Unwinding anxiety New science shows how to break the cycles of worry and fear to heal your mind

Judson Brewer

Book - 2021

"New science shows how to break the cycles of worry and fear to heal your mind"--

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2nd Floor 152.46/Brewer Checked In
2nd Floor 152.46/Brewer Due Jun 21, 2023
Bookmobile Nonfiction 152.46/Brewer Bookmobile Storage
Self-help publications
New York : Avery, an imprint of Penguin Random House [2021]
Physical Description
xv, 287 pages : illustrations ; 24 cm
Includes bibliographical references (pages [269]-275) and index.
Main Author
Judson Brewer (author)
  • Understanding your mind. Anxiety goes viral ; The birth of anxiety ; Habits and everyday addictions ; Anxiety as a habit loop
  • Mapping your mind: first gear. How to map your mind ; Why your previous anti-anxiety (and anti-habit) strategies failed ; Dave's story, part 1 ; A brief word on mindfulness ; What is your mindfulness personality type?
  • Updating your brain's reward value: second gear. How your brain makes decisions (why we prefer cake to broccoli) ; Stop thinking: Dave's story, part 2 ; Learning (and growing) from the past ; Fixing the fix: Dana Small's chocolate experiment ; How long does it take to change a habit?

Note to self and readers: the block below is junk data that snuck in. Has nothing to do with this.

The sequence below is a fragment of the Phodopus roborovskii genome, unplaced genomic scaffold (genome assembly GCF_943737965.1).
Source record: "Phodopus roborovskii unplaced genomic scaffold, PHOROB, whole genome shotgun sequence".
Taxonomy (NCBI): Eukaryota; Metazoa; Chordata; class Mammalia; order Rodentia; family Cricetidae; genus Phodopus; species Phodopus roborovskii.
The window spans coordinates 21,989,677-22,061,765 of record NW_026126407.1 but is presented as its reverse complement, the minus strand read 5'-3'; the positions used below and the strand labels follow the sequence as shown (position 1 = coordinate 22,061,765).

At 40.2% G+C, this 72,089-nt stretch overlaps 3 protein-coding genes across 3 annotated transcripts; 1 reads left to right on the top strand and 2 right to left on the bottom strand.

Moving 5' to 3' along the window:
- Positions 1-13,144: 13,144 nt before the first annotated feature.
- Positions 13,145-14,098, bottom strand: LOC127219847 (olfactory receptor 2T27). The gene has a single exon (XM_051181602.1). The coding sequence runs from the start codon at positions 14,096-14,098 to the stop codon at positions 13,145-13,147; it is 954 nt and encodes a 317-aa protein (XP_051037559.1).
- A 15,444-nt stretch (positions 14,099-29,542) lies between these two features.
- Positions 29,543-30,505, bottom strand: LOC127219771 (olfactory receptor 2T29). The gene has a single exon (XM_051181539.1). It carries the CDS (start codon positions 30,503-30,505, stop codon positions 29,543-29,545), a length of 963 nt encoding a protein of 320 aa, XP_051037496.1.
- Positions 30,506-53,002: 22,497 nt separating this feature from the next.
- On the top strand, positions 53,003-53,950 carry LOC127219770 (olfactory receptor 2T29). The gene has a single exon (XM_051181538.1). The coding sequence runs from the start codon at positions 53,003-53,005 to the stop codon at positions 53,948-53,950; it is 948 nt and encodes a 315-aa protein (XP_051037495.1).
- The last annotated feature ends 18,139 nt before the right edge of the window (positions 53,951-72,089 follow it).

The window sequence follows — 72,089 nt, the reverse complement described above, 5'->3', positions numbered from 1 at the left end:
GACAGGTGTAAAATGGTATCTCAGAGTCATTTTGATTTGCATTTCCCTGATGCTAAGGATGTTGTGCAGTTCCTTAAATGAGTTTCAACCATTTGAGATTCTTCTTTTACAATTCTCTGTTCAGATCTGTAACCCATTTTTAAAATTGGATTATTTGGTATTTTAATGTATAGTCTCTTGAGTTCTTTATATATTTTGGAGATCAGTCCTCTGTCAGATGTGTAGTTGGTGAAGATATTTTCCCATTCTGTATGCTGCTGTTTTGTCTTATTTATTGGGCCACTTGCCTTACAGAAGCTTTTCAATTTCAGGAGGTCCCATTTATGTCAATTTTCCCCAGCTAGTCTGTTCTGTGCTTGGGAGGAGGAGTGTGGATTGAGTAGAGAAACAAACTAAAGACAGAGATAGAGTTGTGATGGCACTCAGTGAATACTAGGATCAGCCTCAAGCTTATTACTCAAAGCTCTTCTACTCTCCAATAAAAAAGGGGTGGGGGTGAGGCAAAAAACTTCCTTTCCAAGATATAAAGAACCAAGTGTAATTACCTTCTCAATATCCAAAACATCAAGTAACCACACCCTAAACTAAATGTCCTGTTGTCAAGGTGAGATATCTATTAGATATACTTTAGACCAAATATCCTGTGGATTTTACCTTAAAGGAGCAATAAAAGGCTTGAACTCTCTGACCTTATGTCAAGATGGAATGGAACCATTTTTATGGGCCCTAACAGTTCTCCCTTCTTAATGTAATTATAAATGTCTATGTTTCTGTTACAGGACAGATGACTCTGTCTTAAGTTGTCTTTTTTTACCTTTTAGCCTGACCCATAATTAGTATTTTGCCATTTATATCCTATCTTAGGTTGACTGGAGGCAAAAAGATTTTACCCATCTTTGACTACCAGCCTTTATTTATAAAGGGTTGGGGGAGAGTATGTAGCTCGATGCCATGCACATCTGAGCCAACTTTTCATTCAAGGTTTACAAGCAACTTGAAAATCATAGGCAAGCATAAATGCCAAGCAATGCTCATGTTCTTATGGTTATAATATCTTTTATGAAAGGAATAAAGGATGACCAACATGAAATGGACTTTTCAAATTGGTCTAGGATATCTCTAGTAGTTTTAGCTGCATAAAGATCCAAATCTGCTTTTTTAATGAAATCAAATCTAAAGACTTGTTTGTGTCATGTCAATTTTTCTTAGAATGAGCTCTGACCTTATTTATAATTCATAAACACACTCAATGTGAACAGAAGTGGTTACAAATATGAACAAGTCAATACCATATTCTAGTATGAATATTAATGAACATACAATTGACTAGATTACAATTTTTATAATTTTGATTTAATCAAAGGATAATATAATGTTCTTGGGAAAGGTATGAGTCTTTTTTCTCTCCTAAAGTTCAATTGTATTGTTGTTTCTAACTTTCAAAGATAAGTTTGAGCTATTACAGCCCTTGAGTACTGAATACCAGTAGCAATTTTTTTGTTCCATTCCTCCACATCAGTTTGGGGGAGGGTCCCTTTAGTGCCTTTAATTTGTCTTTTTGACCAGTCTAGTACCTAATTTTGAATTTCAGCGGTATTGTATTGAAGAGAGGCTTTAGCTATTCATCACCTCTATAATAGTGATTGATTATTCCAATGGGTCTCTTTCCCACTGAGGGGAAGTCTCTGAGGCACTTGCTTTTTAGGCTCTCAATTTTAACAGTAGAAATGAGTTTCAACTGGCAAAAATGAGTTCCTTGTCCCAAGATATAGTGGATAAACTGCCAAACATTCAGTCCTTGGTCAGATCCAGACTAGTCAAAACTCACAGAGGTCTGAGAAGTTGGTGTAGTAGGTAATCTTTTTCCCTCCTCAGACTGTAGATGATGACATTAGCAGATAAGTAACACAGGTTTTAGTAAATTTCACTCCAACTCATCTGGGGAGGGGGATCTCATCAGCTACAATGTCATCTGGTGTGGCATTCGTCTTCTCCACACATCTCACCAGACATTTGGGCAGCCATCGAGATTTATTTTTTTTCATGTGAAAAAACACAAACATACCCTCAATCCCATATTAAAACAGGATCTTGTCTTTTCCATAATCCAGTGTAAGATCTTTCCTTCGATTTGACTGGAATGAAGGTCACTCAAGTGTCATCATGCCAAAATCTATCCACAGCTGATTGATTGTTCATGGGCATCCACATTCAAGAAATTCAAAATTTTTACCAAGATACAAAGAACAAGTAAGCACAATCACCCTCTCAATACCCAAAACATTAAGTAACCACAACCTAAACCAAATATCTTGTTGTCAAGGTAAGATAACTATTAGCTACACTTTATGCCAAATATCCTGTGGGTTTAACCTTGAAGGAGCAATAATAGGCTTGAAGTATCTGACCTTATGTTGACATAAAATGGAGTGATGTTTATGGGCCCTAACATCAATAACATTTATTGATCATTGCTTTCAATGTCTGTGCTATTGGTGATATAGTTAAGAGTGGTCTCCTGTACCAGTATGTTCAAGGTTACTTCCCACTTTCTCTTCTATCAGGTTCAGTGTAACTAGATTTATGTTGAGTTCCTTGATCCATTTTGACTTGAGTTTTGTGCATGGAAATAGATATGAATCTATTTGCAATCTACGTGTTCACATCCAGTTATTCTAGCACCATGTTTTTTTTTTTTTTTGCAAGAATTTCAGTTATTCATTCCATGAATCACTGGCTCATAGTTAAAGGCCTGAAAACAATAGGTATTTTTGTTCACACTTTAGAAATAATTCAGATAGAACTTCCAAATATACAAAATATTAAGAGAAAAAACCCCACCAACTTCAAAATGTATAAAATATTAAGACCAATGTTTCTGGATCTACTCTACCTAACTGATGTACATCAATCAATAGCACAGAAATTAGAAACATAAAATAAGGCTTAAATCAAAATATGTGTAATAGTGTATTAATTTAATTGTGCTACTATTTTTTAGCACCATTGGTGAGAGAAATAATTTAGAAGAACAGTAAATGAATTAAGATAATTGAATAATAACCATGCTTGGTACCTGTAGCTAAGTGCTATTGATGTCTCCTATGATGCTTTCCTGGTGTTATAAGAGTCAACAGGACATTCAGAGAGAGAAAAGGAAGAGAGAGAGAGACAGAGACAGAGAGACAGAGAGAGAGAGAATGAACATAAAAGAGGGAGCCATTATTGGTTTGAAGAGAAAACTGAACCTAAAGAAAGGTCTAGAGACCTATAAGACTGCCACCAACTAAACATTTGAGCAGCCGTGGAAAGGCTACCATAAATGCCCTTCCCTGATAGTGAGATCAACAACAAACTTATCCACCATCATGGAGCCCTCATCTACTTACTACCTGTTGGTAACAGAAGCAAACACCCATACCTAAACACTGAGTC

• Finding that bigger, better offer for your brain: third gear. The bigger, better offer ; The science of curiosity ; Dave's story, part 3 ; What's good about rainy days? ; All you need is love ; The why habit loop ; Even doctors get panic attacks ; Evidence-based faith ; Anxiety sobriety ; Six years and five minutes.
Review by Publisher's Weekly Review

In this helpful guide, psychiatrist Brewer (The Craving Mind) draws on research on addiction and bad habits to suggest ways to deal with anxiety. Citing the definition of addiction--"continued use despite adverse consequences"--Brewer argues that anxiety and addiction share similar patterns and can be addressed using similar principles: identifying a habit loop, then using mindfulness to change the way one's brain values the behavior. "If you really pay careful and close attention," Brewer writes, "...and you see that a behavior is not rewarding right now, I promise you that you will start to get less excited about doing it again." Instead, one can give the brain a "bigger better offer": to bring curiosity and mindfulness toward one's actions. The writing is casual without being simplistic ("This is a pretty neat hack of your brain's reward-based learning system") and includes testimonials from patients and users of mindfulness apps developed by Brewer. These evidence-based, structured recommendations will be useful to anyone who feels caught in a negative loop. (Mar.)

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